Calls to take Zak Crawley out of firing line after disappointing innings during South Africa test

For Zak Crawley, the prospect of a major Test innings has become a matter of hope over expectation – and even the hope has almost left town.

When he was squared up by Kagiso Rabada in the first hour of this LV= Insurance series against South Africa and caught by Aiden Markam at second slip for nine, it was the 24th time in 47 Test innings he had failed to reach the sunlit uplands of double figures.

On another seven occasions, he hasn’t got to 20. Only seven times has he passed 50. In the history of English Test batting, only Mike Brearley has averaged fewer than Crawley’s 26 among regular members of the top six.

England batsman Zak Crawley scored just nine runs in the first innings of test with South Africa

South Africa bowler Kagiso Rabada celebrates Crawley's dismissal at Lord's on Wednesday

South Africa bowler Kagiso Rabada celebrates Crawley’s dismissal at Lord’s on Wednesday

Whichever way you slice and dice it, his Test career is now in the lap of the Bazball gods – Ben Stokes and Brendon McCullum, who remain wedded to the idea that a butterfly can still emerge from the chrysalis.

They may be proved right, and the events of this summer’s first four Tests against New Zealand and India have provided credit in the bank for the two high-rollers of England’s red-ball revolution.

But Mark Butcher, commentating on Sky, spoke for many when he suggested it was crueller right now to keep picking Crawley than to leave him out. Week in, week out, he is undergoing a very public humiliation, with goodness knows what consequences.

Part of the Stokes/McCullum ethos is to make the players feel ‘ten feet tall’, which explains why – before this game – Stokes referenced Crawley’s second-innings 46 against India at Edgbaston last month. Without his record-fast century stand with Alex Lees, said Stokes, England would not have chased down 378.

England captain Ben Stokes has been quick to remind people of the ability Crawley possesses

England captain Ben Stokes has been quick to remind people of the ability Crawley possesses

He had a point, and his man-management skills have been a big part of his team’s early success – witness the transformations of Ollie Pope and Jack Leach. But there will come a point when Crawley’s 267 against Pakistan at the Ageas Bowl two years ago and his 121 against West Indies in Antigua in March fade into irrelevance.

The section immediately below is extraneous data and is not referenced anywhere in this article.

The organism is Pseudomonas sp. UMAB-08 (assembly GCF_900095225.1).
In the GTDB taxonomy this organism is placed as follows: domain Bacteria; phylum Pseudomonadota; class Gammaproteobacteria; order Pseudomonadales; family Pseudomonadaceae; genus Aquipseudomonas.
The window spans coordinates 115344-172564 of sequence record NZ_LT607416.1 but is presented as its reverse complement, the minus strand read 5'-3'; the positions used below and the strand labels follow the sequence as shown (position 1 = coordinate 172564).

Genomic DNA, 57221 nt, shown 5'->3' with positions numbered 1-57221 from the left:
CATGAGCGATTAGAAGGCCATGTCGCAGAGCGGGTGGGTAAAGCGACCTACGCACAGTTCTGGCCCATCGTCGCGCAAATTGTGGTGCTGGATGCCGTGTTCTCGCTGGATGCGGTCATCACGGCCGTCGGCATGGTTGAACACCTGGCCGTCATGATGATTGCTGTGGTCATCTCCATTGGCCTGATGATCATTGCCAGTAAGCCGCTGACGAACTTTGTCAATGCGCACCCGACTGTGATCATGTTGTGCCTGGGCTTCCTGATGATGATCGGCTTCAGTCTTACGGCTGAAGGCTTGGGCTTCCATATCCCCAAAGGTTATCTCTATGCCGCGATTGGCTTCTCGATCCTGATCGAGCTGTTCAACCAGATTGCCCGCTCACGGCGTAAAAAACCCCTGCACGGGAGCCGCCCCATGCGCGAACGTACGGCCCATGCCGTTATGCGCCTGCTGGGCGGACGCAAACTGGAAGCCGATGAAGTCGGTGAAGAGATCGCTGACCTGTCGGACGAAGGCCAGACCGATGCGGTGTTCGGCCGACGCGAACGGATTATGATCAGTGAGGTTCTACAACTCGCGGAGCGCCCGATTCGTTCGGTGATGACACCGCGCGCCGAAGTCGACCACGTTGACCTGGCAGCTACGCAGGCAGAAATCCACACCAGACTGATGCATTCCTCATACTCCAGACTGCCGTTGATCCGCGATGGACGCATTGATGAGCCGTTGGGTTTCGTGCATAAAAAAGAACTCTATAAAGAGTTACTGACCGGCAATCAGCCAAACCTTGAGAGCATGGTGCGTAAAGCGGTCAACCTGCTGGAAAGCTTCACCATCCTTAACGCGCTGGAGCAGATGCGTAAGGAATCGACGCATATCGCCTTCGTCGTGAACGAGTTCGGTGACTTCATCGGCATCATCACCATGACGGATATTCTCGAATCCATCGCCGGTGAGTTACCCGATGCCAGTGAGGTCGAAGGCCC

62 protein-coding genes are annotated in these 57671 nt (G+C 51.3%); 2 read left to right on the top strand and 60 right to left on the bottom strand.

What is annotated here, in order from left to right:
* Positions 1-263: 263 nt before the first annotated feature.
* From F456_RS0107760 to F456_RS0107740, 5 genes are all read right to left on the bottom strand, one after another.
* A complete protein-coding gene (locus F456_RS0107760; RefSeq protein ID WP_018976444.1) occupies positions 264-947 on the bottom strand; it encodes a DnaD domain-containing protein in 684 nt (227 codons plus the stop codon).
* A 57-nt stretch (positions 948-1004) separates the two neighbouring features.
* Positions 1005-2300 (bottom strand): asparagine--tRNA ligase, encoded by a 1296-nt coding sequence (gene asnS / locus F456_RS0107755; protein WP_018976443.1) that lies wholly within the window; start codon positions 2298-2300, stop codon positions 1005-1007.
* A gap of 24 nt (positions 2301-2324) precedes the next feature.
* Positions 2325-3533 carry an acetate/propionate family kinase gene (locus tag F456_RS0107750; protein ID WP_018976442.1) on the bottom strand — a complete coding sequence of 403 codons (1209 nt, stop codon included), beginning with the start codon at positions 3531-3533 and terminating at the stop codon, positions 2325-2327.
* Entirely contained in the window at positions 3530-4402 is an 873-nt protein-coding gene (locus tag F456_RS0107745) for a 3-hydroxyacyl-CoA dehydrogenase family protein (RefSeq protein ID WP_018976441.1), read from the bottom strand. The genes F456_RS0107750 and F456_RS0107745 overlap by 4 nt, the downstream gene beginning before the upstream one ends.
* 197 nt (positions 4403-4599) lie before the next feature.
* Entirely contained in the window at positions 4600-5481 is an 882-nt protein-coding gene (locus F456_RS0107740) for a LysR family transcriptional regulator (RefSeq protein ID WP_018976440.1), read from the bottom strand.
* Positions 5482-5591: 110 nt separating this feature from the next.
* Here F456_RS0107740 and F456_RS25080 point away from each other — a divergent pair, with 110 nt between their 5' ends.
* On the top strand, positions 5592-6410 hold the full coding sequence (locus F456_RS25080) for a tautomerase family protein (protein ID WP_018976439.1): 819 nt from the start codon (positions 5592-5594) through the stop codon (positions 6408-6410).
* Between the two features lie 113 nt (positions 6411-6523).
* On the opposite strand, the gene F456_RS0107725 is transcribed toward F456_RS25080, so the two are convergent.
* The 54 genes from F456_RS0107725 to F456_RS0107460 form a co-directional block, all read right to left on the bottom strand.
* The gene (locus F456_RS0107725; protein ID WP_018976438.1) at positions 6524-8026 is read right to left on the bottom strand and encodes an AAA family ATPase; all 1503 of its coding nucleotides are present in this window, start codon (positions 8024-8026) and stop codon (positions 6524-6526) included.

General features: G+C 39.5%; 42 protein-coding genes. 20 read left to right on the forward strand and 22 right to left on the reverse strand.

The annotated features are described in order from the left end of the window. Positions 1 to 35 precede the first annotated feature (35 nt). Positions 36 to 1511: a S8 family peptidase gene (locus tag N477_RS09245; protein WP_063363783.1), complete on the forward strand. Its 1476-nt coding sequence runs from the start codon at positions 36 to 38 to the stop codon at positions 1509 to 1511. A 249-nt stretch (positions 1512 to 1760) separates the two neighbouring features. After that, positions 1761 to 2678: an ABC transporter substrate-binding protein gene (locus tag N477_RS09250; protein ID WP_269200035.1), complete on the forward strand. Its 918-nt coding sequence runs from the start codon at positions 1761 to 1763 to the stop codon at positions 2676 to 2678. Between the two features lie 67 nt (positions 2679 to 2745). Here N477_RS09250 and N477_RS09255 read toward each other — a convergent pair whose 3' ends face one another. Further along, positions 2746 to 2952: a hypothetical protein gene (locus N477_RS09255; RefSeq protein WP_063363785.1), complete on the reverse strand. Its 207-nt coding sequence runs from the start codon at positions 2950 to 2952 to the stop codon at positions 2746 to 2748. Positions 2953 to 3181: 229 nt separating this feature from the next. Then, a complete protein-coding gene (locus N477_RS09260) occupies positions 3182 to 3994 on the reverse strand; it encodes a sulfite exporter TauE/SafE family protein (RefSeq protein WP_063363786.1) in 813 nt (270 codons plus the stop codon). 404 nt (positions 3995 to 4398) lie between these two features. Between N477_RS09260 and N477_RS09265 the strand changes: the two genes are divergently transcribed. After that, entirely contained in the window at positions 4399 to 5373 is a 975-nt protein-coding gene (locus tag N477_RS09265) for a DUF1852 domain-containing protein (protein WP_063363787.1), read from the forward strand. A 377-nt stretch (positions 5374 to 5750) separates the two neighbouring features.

Plenty of observers feel that point has already been reached, though there is always the second innings in this Lord’s Test for Crawley to translate his sporadically crisp strokeplay into something more meaningful.

But if he fails once more, the continued omission of Harry Brook – who is averaging over 100 in the county championship for Yorkshire, and last week at Canterbury bashed 140 off 170 balls against the South Africans for England Lions – will feel even more perverse.

Stokes’s England have already experienced collapses before they slipped to 116 for six on a rain-truncated first day at Lord’s. But the new captain is yet to go through the unpleasantness of actually dropping a player.

The bails fly as Crawley loses his wicket for 46 runs in England's test with India at Edgbaston

The bails fly as Crawley loses his wicket for 46 runs in England’s test with India at Edgbaston

Briefly, Crawley looked as if he had learned from his many lessons about the danger of lavish drives outside off stump. Lungi Ngidi didn’t make him play often enough with the new ball, and when he over-compensated by aiming straighter, Crawley timed him between the stumps and mid-on with typical attractiveness.

But his only other scoring shot was an unintended four to third man via a leading edge off Rabada. Next ball he was gone, the edge this time carrying into the slips.

The question remains whether Crawley is a puzzle waiting to be solved, or a project no longer worth pursuing.

Certainly, his first-class average does not encourage optimism: it recently dipped below 30, in a summer in which he has managed 388 runs in 16 championship innings for Kent – a return bolstered by 84 against Northamptonshire’s change bowlers on a hopelessly flat pitch at Wantage Road.

England assistant coach Paul Collingwood has also defended Crawley's recent torrid spell

England assistant coach Paul Collingwood has also defended Crawley’s recent torrid spell

But England, it seems, are not for turning. After the premature close, assistant coach Paul Collingwood said that, for Crawley, ‘the messaging is very clear’.

He added: ‘We don’t necessarily look for consistency with Zak. It’s about match-winning performances and being able to do special things. One innings ago he had a hundred partnership against India. We don’t forget about those contributions in our dressing-room.

‘He’s got a lot of talent, and I’m sure he’s frustrated he’s not getting more runs. But we’re confident he can turn things around and have those match-winning contributions.’

The trial, as they say, continues.